In this situation, when making a unit/widget test, we will typically want to replace our Repository instance with a fake implementation that returns a pre-defined response instead of making a real HTTP request.

We will then want our todoListProvider or equivalent to use the mocked implementation of Repository.

To achieve this, we can use the overrides parameter of ProviderScope/ProviderContainer to override the behavior of repositoryProvider:

testWidgets('override repositoryProvider', (tester) async {
await tester.pumpWidget(
ProviderScope(
overrides: [
// Override the behavior of repositoryProvider to return
// FakeRepository instead of Repository.
repositoryProvider.overrideWithProvider(Provider((ref) => FakeRepository()))
// We do not have to override `todoListProvider`, it will automatically
// use the overriden repositoryProvider
],
child: MyApp(),
),
);
}

As you can see by the highlighted code, ProviderScope/ProviderContainer allows replacing the implementation of a provider with a different behavior.

info

Some providers expose simplified ways to override their behavior.
For example, FutureProvider allows overriding the provider with an AsyncValue:

final todoListProvider = FutureProvider((ref) async => <Todo>[]);
// ...
ProviderScope(
overrides: [
/// Allows overriding a FutureProvider to return a fixed value
todoListProvider.debugOverrideWithValue(
AsyncValue.data([Todo(id: '42', label: 'Hello', completed: true)]),
),
],
child: MyApp(),
);

Full widget test example

Wrapping up, here is the entire full code for our Flutter test.

import 'package:flutter/material.dart';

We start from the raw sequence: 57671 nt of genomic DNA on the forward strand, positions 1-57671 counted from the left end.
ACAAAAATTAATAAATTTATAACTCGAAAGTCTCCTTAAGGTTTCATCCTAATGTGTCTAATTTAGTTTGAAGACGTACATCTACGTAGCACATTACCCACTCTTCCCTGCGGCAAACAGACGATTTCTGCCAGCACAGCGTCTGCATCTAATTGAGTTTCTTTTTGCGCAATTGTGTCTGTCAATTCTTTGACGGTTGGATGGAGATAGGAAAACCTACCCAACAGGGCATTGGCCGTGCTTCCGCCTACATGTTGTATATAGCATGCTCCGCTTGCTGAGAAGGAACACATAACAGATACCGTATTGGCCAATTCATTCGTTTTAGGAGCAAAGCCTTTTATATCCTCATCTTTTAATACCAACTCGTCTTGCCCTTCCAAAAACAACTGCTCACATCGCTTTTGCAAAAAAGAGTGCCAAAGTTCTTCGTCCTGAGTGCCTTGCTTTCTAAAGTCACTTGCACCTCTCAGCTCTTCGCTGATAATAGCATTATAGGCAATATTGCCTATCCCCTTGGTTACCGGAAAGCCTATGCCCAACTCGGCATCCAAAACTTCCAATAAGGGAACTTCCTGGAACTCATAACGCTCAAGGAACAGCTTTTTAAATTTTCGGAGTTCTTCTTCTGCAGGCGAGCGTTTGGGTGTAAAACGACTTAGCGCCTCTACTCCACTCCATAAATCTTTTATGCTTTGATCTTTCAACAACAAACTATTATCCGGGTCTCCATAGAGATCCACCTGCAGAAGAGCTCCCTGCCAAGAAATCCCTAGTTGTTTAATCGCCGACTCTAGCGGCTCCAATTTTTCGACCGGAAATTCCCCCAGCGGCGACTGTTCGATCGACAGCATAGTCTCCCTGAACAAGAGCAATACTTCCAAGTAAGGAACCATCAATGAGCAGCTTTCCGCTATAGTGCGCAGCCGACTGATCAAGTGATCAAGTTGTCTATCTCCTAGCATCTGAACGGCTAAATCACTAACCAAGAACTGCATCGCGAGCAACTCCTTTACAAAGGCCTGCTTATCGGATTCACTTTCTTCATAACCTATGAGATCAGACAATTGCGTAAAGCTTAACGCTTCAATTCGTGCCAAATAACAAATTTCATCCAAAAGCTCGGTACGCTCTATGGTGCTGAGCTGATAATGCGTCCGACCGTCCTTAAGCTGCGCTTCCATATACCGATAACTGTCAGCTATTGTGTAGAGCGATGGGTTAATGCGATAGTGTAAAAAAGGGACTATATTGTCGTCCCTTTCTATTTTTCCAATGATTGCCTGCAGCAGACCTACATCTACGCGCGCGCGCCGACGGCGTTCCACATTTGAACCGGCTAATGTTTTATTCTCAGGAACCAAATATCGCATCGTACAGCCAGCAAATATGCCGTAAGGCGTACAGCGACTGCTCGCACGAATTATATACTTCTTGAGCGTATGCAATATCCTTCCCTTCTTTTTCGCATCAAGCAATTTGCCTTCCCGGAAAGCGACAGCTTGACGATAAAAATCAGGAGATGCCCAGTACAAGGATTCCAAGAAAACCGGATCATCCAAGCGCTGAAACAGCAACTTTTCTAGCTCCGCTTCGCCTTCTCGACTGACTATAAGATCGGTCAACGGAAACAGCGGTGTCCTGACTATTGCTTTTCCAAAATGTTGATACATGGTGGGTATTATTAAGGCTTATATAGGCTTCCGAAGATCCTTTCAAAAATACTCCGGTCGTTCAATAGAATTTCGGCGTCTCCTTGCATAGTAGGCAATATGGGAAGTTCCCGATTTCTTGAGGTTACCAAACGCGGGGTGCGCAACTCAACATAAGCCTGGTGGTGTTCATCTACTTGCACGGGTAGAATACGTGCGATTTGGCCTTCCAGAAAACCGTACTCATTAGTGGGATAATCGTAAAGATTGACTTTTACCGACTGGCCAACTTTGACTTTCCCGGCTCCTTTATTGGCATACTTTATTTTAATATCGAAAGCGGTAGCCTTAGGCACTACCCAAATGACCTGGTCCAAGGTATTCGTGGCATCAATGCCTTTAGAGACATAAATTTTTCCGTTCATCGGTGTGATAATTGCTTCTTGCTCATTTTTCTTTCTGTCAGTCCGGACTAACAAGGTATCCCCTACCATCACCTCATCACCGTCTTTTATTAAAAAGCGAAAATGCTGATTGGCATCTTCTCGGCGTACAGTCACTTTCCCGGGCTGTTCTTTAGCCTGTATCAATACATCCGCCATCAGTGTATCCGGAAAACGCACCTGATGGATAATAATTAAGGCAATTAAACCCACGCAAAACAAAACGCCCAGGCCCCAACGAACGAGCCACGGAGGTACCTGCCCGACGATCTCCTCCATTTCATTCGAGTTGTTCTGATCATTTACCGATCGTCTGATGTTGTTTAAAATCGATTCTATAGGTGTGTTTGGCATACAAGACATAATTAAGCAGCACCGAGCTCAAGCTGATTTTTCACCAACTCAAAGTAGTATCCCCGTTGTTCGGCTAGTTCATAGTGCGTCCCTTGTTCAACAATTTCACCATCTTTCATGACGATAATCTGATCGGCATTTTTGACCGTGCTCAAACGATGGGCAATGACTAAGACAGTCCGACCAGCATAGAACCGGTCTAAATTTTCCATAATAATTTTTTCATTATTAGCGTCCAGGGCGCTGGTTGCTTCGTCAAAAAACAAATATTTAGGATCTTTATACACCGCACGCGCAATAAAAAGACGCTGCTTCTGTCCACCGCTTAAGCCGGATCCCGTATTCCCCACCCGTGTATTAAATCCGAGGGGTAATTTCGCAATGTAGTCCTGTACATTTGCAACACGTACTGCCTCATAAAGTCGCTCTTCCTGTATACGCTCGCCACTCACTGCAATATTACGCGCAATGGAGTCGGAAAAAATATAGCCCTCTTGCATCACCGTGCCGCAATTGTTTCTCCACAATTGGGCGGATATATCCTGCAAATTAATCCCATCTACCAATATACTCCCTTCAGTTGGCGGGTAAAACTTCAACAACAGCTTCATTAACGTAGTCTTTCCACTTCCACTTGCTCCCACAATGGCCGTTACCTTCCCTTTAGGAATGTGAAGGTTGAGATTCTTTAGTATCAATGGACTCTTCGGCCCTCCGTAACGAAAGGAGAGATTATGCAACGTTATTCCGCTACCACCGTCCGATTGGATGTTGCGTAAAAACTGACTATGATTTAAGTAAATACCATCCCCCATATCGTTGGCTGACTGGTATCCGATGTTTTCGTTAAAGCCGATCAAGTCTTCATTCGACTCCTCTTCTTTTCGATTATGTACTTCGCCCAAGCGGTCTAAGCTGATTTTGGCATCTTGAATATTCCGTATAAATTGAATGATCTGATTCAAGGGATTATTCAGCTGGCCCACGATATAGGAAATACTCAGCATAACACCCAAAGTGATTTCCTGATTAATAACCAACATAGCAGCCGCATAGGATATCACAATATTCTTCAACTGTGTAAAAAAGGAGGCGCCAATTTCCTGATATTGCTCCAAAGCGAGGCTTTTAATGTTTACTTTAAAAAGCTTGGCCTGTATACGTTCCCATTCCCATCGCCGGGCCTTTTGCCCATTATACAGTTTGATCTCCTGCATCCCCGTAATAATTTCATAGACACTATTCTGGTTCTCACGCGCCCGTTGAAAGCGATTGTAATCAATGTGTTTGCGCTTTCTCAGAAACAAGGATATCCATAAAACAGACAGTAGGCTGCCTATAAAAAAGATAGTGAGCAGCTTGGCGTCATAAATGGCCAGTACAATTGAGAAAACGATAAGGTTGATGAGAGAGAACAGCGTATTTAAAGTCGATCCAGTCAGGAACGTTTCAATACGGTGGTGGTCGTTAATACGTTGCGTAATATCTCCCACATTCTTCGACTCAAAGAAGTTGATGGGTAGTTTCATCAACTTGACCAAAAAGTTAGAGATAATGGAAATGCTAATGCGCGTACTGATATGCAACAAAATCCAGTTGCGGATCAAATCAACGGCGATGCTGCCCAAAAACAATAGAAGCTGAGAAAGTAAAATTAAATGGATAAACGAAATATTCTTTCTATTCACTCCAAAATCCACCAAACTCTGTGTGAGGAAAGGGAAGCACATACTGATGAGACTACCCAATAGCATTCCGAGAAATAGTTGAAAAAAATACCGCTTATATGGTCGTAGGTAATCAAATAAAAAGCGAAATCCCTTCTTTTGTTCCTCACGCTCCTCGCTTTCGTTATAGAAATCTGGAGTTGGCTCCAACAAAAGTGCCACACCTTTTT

import 'package:flutter_riverpod/flutter_riverpod.dart';
import 'package:flutter_test/flutter_test.dart';
class Repository {
Future<List<Todo>> fetchTodos() async {}
}
class Todo {
Todo({this.id, this.label, this.completed});
final String id;
final String label;
final bool completed;
}
// We expose our instance of Repository in a provider
final repositoryProvider = Provider((ref) => Repository());
/// The list of todos. Here, we are simply fetching them from the server using
/// [Repository] and doing nothing else.
final todoListProvider = FutureProvider((ref) async {
// Obtains the Repository instance
final repository = ref.read(repositoryProvider);
// Fetch the todos and expose them to the UI.
return repository.fetchTodos();
});
/// A mocked implementation of Repository that returns a pre-defined list of todos
class FakeRepository implements Repository {
@override
Future<List<Todo>> fetchTodos() async {
return [
Todo(id: '42', label: 'Hello world', completed: false),
];
}
}
class TodoItem extends StatelessWidget {
const TodoItem({Key key, this.todo}) : super(key: key);
final Todo todo;
@override
Widget build(BuildContext context) {
return Text(todo.label);
}
}
void main() {
testWidgets('override repositoryProvider', (tester) async {
await tester.pumpWidget(
ProviderScope(
overrides: [
repositoryProvider.overrideWithProvider(Provider((ref) => FakeRepository()))
],
// Our application, which will read from todoListProvider to display the todo-list.
// You may extract this into a MyApp widget
child: MaterialApp(
home: Scaffold(
body: Consumer(builder: (context, watch, _) {
final todos = watch(todoListProvider);
// The list of todos is loading or in error
if (todos.data == null) {
return const CircularProgressIndicator();
}
return ListView(
children: [
for (final todo in todos.data.value) TodoItem(todo: todo)
],
);
}),
),
),
),
);
// The first frame is a loading state.
expect(find.byType(CircularProgressIndicator), findsOneWidget);
// Re-render. TodoListProvider should have finished fetching the todos by now
await tester.pump();
// No-longer loading
expect(find.byType(CircularProgressIndicator), findsNothing);
// Rendered one TodoItem with the data returned by FakeRepository
expect(tester.widgetList(find.byType(TodoItem)), [
isA<TodoItem>()
.having((s) => s.todo.id, 'todo.id', '42')
.having((s) => s.todo.label, 'todo.label', 'Hello world')
.having((s) => s.todo.completed, 'todo.completed', false),
]);
});
}